Certain non-negotiables in exercise are near and dear to my heart, with the bird dog being one of them. What the heck is that? Is it a cross between a bird and a dog? Don’t worry; I’ll get into that soon.

There are other non-negotiables like water, food, being kind, and Chuck Norris, but that can wait for a different time. Just don’t tell Chuck I made him wait. 😊

Let’s get into what the Bird dog exercise is, how to do it,  why it is excellent, and some fantastic variations you can use in your training to strengthen your lower back and glutes and improve your core stability and balance. Because once you do the bird dog, you’ll see why it’s the bomb.

What Is The Bird Dog?

The bird dog is a core stability exercise performed on all fours where your move your opposite arm and opposite leg (contralateral movement) while keeping the rest of your upper and lower body stable. This exercise is excellent for your lower back as it strengthens the small muscles around your spine, which are essential for posture and reducing your chances of blowing out your back.

How To Do the Bird Dog

1.     Kneel on the floor in a six-point stance (hand, knees, and toes) with the knees under your hips and hands under your shoulders.

2.     Then press your hands into the ground and find a neutral spine and keep this the entire time. You want your lower back neither arched nor rounded.

3.     Raise your opposite arm and leg in front and behind, keeping your core tight and spine straight.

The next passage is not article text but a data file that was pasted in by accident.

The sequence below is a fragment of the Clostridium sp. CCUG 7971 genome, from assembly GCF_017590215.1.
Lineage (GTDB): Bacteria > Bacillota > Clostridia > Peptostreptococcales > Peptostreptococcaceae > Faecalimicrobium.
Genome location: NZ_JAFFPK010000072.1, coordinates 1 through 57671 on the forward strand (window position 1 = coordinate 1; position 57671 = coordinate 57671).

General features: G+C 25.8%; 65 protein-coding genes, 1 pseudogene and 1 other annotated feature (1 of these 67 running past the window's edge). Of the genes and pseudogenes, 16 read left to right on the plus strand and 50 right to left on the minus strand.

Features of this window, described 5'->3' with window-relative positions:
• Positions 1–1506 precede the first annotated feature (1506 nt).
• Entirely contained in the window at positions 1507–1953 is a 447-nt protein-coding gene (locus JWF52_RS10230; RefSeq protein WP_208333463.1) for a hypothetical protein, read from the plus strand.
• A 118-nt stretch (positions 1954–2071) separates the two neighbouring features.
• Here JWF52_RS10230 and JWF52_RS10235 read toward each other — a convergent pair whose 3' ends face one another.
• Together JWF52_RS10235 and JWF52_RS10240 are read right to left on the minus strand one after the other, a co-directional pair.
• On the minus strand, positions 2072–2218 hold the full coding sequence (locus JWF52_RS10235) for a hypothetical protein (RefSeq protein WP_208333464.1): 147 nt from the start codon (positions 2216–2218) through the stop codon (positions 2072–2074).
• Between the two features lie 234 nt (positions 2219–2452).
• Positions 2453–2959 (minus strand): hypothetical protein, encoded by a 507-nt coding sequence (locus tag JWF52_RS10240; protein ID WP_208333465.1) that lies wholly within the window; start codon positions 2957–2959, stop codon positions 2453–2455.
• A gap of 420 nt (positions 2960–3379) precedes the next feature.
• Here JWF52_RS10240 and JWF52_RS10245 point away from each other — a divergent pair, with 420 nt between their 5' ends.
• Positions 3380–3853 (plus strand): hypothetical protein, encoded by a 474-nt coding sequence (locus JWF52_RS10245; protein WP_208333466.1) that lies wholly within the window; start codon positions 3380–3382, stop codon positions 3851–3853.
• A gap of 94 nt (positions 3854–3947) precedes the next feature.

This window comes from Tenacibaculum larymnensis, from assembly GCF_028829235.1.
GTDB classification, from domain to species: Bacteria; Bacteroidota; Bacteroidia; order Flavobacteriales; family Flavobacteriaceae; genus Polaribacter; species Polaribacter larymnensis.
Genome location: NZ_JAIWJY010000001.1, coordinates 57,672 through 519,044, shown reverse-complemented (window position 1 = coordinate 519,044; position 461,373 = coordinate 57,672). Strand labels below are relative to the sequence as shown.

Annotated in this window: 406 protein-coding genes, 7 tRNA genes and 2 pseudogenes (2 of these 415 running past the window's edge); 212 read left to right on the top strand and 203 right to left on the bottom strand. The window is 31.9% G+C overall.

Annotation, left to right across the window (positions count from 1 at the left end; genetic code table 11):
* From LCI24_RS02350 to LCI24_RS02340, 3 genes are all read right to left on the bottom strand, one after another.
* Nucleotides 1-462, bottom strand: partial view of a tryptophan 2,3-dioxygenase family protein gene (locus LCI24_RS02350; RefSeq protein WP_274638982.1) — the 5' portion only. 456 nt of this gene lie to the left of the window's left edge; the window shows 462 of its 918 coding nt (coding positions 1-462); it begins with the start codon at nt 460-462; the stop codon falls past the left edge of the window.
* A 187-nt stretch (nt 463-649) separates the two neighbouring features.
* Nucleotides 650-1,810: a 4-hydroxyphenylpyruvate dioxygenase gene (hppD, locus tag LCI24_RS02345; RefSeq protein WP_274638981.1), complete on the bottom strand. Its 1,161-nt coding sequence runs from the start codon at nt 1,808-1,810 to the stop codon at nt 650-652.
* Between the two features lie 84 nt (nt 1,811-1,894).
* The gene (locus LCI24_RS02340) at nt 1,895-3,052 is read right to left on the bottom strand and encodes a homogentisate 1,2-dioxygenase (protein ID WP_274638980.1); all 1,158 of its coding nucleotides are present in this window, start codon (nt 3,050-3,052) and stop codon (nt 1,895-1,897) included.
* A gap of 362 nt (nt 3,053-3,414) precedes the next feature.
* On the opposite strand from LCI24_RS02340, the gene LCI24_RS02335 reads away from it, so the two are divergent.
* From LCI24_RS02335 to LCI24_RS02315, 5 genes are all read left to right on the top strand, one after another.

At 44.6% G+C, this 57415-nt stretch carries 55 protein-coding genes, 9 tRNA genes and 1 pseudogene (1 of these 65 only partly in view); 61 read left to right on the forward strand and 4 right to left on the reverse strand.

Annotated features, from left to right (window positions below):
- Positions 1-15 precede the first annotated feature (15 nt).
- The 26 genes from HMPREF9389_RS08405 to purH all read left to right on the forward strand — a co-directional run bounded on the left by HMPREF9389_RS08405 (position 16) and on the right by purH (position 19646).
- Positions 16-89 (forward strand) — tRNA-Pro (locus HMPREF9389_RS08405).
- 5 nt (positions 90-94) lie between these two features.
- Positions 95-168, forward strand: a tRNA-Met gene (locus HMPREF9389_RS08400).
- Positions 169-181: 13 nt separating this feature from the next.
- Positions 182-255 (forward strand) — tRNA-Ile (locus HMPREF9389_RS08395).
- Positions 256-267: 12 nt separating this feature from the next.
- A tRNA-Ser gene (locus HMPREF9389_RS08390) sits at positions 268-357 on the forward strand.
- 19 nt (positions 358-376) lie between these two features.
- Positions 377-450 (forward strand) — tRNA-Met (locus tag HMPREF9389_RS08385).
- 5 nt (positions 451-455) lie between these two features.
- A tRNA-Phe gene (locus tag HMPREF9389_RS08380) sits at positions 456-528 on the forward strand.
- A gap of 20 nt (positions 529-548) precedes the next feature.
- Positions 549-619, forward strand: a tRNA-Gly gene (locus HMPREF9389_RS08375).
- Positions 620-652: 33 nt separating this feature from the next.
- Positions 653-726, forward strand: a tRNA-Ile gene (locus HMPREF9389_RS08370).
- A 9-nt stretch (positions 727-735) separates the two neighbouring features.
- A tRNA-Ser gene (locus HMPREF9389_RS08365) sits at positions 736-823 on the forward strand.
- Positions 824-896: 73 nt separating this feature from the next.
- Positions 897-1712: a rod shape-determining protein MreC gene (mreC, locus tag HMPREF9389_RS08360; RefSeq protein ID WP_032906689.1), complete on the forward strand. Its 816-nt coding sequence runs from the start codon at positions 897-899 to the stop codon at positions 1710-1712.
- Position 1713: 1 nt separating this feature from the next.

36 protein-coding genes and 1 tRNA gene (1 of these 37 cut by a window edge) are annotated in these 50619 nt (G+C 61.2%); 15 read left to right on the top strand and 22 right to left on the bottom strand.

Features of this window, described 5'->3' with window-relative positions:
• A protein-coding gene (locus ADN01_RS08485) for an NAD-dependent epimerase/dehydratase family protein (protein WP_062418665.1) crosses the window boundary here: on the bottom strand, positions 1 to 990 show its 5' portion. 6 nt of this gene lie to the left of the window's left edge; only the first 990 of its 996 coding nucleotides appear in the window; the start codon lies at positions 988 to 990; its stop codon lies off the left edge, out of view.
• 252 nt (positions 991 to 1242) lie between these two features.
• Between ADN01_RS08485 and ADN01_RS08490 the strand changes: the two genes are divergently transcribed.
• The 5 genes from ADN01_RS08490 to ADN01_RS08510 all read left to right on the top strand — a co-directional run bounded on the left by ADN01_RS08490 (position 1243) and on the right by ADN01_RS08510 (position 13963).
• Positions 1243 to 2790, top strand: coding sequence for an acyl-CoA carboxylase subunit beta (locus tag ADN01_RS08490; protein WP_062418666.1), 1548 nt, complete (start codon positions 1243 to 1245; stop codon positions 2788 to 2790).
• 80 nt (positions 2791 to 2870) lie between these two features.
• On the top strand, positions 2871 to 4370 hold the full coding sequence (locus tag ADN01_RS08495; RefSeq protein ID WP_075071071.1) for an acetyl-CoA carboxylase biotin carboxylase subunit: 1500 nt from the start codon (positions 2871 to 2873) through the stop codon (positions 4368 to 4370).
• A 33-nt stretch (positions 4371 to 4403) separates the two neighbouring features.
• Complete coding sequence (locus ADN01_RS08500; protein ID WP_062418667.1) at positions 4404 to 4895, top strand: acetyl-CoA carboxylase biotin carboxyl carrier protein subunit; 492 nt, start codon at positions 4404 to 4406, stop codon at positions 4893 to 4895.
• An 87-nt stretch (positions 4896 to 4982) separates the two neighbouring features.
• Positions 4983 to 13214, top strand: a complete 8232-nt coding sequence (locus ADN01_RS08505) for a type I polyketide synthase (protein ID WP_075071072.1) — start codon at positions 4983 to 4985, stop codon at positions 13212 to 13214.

4.     Return to the starting position and reset and repeat

5. Perform all the reps on one side or alternate sides.

5 Reasons Why The Bird Dog Is Awesome

Okay, you have seen the video and the explanation of how to perform it, but why should you do it? I’m about to give your five reasons why. The bird dog might look like nothing but trust me, it’s something.

Reduces Lower Back Injury And Pain

The Birddog focuses on erector spinae (lower back), three long thin muscles that run from your neck to the lower back. (1) These muscles keep the spine neutral under load and movement and doing the Birddog helps. Exercises like the bird dog shouldn’t be seen as a solution to preventing lower back injuries and pain. But by performing an exercise like the bird dog, you’re better equipped for everyday life’s general physical stressors. 

Better Shoulders

Shoulder mobility is excellent, but your shoulder needs stability too. The muscles surrounding the shoulders work hard to keep the shoulder joint in place and the shoulder blade against the ribcage. When pressing the non-working hand on the ground, the muscles surrounding the shoulder joint work isometrically to strengthen your shoulder and provide better shoulder mobility for the working arm.

Improved Spinal Stability

Spinal stability is the ability to limit spinal movement so as not to damage the spinal cord and prevent unnecessary changes to the spine when you’re exercising. The Bird dog improves spinal stability by training the core area to be stable by improving muscular endurance and coordination. Training spinal stability and stiffness enhances lower back strength and spares your spine unwanted stress while under load.